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Opinions of Sunday, 16 March 2014

Columnist: Tsuo, Cedric

Oh God, Grant Us Divine Wisdom!

I am on my knees in deep supplication to God. Nowadays, it is fashionable for Ghanaian politicians and clergymen publicly to seek the divine intervention of God in all sorts of questionable circumstances. The last and present NDC governments took certain major economic decisions, e.g., the ill-thought through Single Spine Pay Policy. That decision was based not on affordability. It was driven by political expediency to win votes. Those decisions have contributed to Ghana’s out-of-control deficit and to the weakening of the Cedi. Then a clergyman got up and prayed to God to strengthen, or better, to resurrect the moribund Cedi! (I think it was the same clergyman who once boasted that his congregation’s Sunday collection was not enough even to buy his archbishop’s ring!).
As if that was not crazy enough, Nana Akufo Addo arrived back from a six-month hibernation in London only to tell us that while there he had sought God’s advice over his political future and that God had duly obliged. However, he declined to divulge God’s message to him until he consulted NPP elders (Ghanaweb, 6 March 2014). Nana Akufo Addo didn’t say he would simply inform NPP elders of God’s wishes for him. On the contrary, he said he would consult them. The word “consult” means seeking information or advice (from someone with expertise in a particular area) before taking a course of action. Surely, if the Almighty God gave him the answer to his prayers what need is there for consultation? Are NPP elders mightier than God? What would Nana do if Party elders advised him contrary to the wishes of God, as revealed to him? All these talks sound a bit daft to me, if not loony.
Now, I am on my knees for entirely different reasons. I am praying to God to bestow His divine guidance on the Roman Catholic Church in Rome. I am a Catholic. I attended Catholic schools from kindergarten right up to Sixth Form. If, in the unlikely event, I left ever my Church, I would not join another faith. I would seek my own way to Abraham’s bosom when my turn comes. I am praying because our Ghanaian Cardinal Peter Turkson, while reacting to Uganda’s recent legislation criminalising homosexuality, was quoted as saying that “homosexuals are not criminals” and that they should not be sentenced for up to life in prison (Ghanaweb, 5 March 2014).
As a Roman Catholic, I am ill at ease with the Cardinal’s comment. If homosexuality is not a crime, is it in the eyes of the Roman Catholic Church a sin? If it is a sin, why is it so? If it is not a sin, what is it then? I just wonder which criminal offences, as defined by law made by temporal rulers, does the Church consider as sins. Let me put my uneasiness in practical terms. If I went into a confessional and Cardinal Turkson was sitting behind the screen and I confessed to him that I had committed a homosexual act with a consenting adult and also that I had stolen, slaughtered and eaten somebody’s a goat. Would he bless me for my homosexual act (or ignore it) and would he ask me to do penance for stealing a goat? (Some Ghanaian judges are known to have sentenced people who steal a goat to 40 years in prison! I wonder whether the Cardinal has had concern about the severity of those sentences the same way he disapproved of the severity of President Musevi’s law.)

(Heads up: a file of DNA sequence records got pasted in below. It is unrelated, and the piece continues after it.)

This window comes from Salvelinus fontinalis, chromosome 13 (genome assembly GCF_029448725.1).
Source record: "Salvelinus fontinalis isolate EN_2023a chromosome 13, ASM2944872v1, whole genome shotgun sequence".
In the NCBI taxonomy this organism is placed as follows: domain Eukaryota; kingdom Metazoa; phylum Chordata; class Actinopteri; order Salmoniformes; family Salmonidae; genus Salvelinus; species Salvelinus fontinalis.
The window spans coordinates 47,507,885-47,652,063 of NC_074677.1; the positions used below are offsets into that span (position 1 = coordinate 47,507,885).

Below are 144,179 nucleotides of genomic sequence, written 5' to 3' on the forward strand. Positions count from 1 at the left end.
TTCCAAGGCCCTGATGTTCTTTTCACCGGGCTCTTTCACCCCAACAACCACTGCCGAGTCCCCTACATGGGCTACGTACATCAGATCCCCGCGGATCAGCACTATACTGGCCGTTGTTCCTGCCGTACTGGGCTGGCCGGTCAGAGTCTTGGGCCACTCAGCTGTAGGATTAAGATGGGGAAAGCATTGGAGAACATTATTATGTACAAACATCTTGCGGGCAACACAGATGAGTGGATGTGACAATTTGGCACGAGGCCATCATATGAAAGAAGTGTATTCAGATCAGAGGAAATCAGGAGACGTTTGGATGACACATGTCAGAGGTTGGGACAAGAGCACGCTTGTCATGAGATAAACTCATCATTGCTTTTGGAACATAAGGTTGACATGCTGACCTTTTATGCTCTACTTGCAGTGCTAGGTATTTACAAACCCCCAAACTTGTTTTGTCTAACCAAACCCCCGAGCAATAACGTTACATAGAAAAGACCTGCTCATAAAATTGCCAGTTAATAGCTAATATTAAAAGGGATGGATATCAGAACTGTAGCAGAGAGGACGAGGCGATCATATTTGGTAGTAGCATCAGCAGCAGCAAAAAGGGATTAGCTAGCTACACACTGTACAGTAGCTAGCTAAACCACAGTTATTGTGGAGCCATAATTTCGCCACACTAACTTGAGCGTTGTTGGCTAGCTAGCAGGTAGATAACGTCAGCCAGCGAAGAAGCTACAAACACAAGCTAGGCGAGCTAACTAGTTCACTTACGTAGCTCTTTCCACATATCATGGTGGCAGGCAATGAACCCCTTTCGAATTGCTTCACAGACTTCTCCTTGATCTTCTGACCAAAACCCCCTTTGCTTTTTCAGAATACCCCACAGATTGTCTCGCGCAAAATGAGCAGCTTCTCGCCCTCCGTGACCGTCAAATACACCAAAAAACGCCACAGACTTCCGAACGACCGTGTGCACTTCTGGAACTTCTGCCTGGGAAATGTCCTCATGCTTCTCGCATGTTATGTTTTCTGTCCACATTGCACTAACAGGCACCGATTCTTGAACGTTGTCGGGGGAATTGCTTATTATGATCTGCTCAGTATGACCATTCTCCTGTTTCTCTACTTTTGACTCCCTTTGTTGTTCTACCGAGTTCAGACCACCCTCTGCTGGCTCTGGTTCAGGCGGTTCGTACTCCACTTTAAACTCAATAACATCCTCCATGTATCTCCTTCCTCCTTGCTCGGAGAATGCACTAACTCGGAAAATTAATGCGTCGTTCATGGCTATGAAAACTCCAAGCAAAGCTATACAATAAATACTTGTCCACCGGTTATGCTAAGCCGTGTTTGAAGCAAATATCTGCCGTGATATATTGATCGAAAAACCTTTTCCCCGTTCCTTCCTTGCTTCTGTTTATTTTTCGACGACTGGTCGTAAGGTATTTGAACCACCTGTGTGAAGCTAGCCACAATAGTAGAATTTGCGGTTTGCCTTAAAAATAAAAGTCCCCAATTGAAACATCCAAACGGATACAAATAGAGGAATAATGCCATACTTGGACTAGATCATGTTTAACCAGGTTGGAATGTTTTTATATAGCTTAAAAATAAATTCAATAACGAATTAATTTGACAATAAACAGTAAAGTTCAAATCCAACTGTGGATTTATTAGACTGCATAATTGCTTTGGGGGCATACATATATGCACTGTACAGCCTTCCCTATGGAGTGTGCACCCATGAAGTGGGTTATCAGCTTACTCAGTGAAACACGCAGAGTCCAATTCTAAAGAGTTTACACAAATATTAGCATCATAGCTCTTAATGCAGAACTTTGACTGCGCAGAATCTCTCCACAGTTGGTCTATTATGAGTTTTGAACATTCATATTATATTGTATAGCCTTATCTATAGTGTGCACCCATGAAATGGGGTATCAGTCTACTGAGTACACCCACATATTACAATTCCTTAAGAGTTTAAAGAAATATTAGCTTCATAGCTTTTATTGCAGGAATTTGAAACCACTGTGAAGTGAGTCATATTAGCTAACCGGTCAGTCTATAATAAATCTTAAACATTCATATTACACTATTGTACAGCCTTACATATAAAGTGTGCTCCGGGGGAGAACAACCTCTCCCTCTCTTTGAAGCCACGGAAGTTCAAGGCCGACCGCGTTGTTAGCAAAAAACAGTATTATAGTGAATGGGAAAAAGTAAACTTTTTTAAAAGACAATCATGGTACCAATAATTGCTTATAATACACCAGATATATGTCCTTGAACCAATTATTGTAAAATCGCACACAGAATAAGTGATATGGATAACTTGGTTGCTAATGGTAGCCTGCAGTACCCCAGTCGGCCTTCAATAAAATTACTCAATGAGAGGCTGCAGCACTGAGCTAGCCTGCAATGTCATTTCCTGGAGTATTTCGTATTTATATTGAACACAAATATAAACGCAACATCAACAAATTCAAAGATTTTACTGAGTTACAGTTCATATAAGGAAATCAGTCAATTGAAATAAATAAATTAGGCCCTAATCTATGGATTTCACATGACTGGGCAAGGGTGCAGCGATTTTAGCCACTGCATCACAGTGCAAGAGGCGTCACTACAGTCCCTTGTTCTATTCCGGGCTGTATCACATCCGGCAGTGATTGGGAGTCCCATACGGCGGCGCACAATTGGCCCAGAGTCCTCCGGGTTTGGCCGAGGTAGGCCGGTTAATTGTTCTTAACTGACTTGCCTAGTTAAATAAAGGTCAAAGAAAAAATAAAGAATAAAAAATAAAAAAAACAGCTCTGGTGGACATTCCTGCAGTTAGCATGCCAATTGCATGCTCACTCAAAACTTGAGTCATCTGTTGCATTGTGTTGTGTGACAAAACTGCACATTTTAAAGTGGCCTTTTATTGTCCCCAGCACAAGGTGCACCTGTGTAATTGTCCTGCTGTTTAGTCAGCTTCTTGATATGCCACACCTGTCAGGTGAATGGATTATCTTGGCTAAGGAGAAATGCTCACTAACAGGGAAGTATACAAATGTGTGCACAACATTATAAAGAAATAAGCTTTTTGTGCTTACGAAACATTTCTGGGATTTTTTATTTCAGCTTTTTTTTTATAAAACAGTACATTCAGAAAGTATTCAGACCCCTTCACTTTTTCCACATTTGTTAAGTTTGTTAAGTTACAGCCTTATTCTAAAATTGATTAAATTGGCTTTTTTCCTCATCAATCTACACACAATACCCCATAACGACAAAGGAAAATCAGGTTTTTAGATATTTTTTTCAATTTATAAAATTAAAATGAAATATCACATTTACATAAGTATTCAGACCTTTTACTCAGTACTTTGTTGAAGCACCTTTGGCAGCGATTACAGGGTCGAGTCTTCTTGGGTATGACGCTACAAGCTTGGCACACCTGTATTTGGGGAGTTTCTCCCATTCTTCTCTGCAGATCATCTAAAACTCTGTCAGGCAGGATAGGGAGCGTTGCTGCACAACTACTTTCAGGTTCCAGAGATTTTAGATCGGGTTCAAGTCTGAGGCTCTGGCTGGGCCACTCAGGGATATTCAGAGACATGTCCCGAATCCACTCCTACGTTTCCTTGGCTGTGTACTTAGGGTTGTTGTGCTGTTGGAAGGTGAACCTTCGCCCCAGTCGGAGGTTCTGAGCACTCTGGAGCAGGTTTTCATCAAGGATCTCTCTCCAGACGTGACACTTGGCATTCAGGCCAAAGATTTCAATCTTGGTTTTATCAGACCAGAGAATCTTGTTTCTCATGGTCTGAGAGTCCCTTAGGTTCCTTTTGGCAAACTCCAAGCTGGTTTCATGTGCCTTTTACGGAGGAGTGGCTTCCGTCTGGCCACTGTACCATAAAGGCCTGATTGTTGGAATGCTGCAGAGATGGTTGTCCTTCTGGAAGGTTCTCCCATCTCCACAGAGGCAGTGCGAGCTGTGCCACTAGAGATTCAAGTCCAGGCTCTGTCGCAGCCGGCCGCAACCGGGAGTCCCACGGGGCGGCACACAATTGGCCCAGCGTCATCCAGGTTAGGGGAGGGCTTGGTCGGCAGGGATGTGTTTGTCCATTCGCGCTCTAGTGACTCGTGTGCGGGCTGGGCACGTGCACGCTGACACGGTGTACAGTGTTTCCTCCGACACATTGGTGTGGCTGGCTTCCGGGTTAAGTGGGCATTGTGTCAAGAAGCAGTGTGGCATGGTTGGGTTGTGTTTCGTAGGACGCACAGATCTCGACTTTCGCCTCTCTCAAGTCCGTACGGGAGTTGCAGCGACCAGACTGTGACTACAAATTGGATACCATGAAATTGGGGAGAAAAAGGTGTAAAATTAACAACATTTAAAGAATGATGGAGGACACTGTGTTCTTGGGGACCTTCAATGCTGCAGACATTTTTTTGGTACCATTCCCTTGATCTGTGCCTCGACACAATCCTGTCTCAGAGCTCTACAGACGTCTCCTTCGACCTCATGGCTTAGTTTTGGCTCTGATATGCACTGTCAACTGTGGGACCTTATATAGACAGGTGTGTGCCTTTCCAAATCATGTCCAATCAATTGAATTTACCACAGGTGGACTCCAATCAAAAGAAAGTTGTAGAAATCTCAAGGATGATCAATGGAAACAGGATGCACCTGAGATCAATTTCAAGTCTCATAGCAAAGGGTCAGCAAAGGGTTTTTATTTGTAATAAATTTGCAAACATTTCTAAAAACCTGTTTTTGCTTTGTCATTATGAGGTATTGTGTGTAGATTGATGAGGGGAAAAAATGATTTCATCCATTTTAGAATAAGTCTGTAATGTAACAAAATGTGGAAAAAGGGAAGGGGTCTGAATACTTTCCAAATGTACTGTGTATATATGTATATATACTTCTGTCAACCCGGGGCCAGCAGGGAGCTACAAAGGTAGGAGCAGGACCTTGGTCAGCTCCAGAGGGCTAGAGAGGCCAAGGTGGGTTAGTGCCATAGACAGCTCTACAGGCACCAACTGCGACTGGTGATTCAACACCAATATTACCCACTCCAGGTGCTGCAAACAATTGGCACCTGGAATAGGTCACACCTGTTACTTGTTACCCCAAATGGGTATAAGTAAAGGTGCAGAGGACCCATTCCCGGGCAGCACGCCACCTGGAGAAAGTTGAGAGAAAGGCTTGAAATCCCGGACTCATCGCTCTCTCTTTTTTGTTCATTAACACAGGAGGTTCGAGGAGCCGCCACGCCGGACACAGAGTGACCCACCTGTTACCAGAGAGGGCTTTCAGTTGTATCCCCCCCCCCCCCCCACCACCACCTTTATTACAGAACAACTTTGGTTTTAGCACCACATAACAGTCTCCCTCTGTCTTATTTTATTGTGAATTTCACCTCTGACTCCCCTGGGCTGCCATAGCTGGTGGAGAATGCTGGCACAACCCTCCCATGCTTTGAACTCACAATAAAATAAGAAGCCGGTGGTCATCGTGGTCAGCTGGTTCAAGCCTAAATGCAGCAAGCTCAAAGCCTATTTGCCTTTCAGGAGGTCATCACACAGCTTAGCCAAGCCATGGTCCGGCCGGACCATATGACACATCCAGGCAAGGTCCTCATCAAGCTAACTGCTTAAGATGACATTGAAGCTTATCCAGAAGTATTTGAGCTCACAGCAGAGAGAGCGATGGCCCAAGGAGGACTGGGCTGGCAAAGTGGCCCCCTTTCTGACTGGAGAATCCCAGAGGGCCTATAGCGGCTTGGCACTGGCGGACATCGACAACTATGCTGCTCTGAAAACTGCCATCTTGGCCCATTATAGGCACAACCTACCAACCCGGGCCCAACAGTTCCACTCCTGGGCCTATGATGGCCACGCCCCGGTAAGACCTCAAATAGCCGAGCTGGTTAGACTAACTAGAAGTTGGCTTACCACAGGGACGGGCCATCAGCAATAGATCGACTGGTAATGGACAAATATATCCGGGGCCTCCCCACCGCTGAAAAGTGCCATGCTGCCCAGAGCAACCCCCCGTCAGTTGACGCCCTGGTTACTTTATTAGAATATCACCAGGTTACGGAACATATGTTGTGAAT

I am also uneasy because both the Old and the New Testaments are replete with references to God’s extreme anger over homosexuality, to the extent that He rained brimstone and fire on Sodom and Gomorrah, reducing them to ashes. My question therefore is the following: how does the Church of Rome interpret those writings in the Holy Bible that talk of homosexuality as an “abomination”? Pope Francis’s famous or infamous shrug-of-the-shoulder remark about homosexuals with “who am I to judge” is a fudge. It will not wish the problem away, especially so when the Holy Bible is so clear about it. The Church would have to take a clear and unambiguous position on it. I wonder the Church is preparing the ground to use the outcome of the world-wide family survey that the Pope launched this year to engage in revisionist interpretation of the Holy Bible? That would be the thin end of the wedge.
There are other troubling questions. Recent investigations in countries like the Republic of Ireland, Great Britain and the United States reveal long and wide-spread homosexual abuse by Roman Catholic priests, some in high positions in the Church, of young boys, some from within institutions that local Churches run. Some people have attributed these horrific criminal acts to the Church’s rule on priestly celibacy. This may or may not be the only reason, as this deviant behaviour is found also among laymen, even among those in heterosexual relations. Nevertheless, the Church has been implacably opposed to any change or relaxation of that rule. Is sexual abuse of young boys a criminal offence only because temporal powers have made it so or because the victims are innocent and trusting children? Would it be all right for priests to develop homosexual relations with each other? To my mind, these are weighty questions for the Church. Oh Roma! quo vadimus?!
Let us pray. Our Heavenly Father your Church on Earth now lives in a turbulent secular world. Your Church is buffeted by tsunami waves of secularism. Those whom You have placed at the helm to steer Your Church through these ravaging waters need extra and mightier hand on the rudder. Oh Lord, we know that You alone can provide that hand. We pray that You grand the rulers of the Church divine wisdom and courage to lead us in these turbulent times according to Your Holy Book. We pray for this in the name of the Father, the Son, and the Holy Ghost. AMEN.